I supervise a laboratory of approximately 12, including Ph.D. and M.D./Ph.D. students and postdocs.  An important facet of my work is training and mentorship.  I have been thesis research advisor to more than a dozen individuals who have received the Ph.D. degree, ~50 postdoctoral research fellows, and ~10 clinical fellows, a significant proportion of whom have gone on to academic faculty positions as independent investigators.  My pre- and postdoctoral trainees have included a substantial number of individuals from groups under-represented in science.

Selected Publications

Publications (primary research papers only) 2016-present, and older publications as cited above:

Chen Y, Paulino V, Zheng M, Garcia C, Lee J, Owusu-Ansah E, Li H, Cuervo AM, Kitsis RN. Regulation of mitochondrial function by chaperone-mediated autophagy (submitted).

Amgalan D, Garner TP, Pekson R, Yanamandala M, Paulino V, Corbalan JJ, Lee J, Liang H, Narayanagari SR, Mitchell K, Lopez A, Margulets V, Asnani A, Peterson RT, Hazan RB, Kirshenbaum LA, Steidl U, Gavathiotis E*, Kitsis RN*.  Small molecule allosteric inhibition of BAX protects against chemotherapy-induced cardiomyopathy (in revision). *Equal contribution.

Garner TP, Amgalan D, Reyna DE, Li S, Kitsis RN, Gavathiotis E. First-in-class allosteric BAX inhibitors target a novel site (in revision).

Feng D, Amgalan D, Singh R, Wei J, Wen J, Wei TP, McGraw TE, Kitsis RN, Pessin JE. SNAP23 regulates BAX-dependent adipocyte programmed cell death independently of canonical macroautophagy. J Clin Invest (in press).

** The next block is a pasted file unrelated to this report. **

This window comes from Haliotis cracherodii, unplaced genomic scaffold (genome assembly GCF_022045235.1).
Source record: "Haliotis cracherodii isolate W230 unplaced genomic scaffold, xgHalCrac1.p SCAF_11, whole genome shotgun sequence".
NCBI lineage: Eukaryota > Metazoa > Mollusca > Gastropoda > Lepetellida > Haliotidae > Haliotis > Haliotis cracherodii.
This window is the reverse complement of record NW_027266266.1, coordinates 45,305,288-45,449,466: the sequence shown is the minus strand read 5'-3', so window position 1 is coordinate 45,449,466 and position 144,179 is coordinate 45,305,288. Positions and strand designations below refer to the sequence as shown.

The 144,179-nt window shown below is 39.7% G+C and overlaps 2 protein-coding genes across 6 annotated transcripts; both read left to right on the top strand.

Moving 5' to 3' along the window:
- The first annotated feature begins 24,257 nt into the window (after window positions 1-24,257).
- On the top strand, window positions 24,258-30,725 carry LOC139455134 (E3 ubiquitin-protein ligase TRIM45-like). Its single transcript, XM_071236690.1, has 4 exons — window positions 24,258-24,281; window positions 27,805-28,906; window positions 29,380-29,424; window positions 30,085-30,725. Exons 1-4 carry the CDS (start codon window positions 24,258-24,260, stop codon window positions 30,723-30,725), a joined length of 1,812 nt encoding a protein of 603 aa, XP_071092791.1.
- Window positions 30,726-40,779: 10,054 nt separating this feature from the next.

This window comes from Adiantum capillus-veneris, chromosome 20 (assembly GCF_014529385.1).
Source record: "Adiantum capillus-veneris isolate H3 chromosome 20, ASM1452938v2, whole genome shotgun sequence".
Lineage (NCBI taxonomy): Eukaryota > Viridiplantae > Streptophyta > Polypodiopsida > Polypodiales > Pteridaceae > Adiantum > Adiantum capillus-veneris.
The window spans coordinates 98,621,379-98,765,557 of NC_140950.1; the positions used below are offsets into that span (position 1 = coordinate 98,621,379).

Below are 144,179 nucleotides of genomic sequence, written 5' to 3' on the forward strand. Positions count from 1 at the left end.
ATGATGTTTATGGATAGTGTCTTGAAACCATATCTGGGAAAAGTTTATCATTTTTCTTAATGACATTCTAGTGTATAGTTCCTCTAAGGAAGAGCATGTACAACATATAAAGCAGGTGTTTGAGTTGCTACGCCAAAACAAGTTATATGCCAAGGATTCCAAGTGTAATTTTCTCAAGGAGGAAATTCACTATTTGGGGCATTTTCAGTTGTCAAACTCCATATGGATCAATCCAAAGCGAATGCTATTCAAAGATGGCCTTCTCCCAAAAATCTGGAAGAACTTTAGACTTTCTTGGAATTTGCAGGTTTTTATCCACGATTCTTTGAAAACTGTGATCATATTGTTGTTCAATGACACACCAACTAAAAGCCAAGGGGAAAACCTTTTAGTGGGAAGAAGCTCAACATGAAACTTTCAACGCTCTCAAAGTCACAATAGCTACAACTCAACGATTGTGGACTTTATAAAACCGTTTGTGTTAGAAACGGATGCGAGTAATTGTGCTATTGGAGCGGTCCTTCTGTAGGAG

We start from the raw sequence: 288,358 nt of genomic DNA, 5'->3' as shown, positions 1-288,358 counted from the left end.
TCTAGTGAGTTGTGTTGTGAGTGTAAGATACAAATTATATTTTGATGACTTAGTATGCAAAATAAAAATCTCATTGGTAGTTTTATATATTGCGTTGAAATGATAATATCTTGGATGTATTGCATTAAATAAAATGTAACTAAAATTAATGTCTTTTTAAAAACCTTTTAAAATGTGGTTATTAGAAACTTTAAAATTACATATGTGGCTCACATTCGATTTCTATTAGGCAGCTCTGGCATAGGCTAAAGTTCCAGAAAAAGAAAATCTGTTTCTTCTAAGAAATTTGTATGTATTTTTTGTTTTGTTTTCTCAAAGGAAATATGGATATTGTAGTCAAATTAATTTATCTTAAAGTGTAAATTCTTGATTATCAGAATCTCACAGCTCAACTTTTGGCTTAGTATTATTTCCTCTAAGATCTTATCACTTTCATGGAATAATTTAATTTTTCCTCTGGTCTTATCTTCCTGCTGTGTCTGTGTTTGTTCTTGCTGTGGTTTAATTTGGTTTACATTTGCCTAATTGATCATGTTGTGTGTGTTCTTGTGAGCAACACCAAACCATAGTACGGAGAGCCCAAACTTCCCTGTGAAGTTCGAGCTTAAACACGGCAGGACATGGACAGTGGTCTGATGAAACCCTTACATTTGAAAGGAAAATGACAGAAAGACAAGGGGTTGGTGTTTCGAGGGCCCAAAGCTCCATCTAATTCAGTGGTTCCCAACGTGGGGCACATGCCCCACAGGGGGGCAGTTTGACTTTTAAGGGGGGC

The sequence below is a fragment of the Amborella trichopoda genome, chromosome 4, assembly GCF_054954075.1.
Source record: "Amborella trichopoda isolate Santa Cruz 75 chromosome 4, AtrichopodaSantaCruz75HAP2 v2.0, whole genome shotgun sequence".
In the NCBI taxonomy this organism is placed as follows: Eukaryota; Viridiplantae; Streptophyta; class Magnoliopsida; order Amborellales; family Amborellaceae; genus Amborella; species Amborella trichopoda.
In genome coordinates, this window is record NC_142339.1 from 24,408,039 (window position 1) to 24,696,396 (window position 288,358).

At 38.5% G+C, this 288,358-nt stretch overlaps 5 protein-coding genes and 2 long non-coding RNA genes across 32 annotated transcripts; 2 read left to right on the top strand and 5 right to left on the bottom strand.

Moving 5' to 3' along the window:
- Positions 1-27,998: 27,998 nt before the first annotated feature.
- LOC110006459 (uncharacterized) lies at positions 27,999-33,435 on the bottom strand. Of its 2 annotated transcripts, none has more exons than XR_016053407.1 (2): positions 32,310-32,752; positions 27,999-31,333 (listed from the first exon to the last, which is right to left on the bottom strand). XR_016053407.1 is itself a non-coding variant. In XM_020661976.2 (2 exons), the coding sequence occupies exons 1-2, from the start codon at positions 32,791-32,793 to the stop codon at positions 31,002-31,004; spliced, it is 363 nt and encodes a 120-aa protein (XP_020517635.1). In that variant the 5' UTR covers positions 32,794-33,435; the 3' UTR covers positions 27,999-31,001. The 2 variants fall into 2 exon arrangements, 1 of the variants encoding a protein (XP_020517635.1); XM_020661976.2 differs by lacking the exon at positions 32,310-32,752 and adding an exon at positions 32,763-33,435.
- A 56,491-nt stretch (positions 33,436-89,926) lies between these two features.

Kushnir A, Santulli G, Reiken SR, Coromilas E, Godfrey SJ, Brunjes DL, Colombo PC, Yuzefpolskaya M, Sokol SI, Kitsis RN*, Marks AR*. Ryanodine receptor calcium leak in circulating B-lymphocytes as a biomarker in heart failure. Circulation (in press). *Equal contribution.

Rocha AG, Franco A, Krezel AM, Rumsey JM, Alberti JM, Knight WC, Biris N, Zacharioudakis E, Janetka JW, Baloh RH, Kitsis RN, Mochly-Rosen D, Townsend RR, Gavathiotis E, Dorn GW 2nd. MFN2 agonists reverse mitochondrial defects in preclinical models of Charcot-Marie-Tooth disease type 2A.  Science, 2018. 360:336-341.

Zacharioudakis E, Biris N, Garner T, Chen Y, Pekson R, Dhingra R, Santulli G, Kirshenbaum L, Kitsis R, Gavathiotis E. Direct Small Molecule Activation of Mitofusins. bioRxiv, 2018. https://www.biorxiv.org/content/early/2018/04/17/301713.

Suyama K, Yao J, Liang H, Benard O, Loudig OD, Amgalan D, McKimpson WM, Phillips GR, Segall J, Wang Y, Fineberg S, Norton L, Kitsis RN, Hazan RB. An Akt3 splice variant lacking the serine 472 phosphorylation site promotes apoptosis and suppresses mammary tumorigenesis.  Cancer Res, 2018. 78:103-114.

Wang Y, Wu B, Lu P, Zhang D, Wu B, Varshney S, Del Monte-Nieto G, Zhuang Z, Charafeddine R, Kramer AH, Sibinga NE, Frangogiannis NG, Kitsis RN, Adams RH, Alitalo K, Sharp DJ, Harvey RP, Stanley P, Zhou B.  Uncontrolled angiogenic precursor expansion causes coronary artery anomalies in mice lacking Pofut1. Nat Commun, 2017. 8(1):578.

Templin AT, Samarasekera T, Meier DT, Hogan MF, Mellati M, Crow MT, Kitsis RN, Zraika S, Hull RL, Kahn SE.  Apoptosis repressor with caspase recruitment domain ameliorates amyloid-induced β-cell apoptosis by reducing JNK pathway activation. Diabetes, 2017. 66:2636-2645.

McKimpson WM, Zheng M, Chua Jr SC, Pessin JE, Kitsis RN.  ARC is essential for maintaining pancreatic islet structure and β-cell viability during type 2 diabetes.  Scientific Reports, 2017. 7:7019.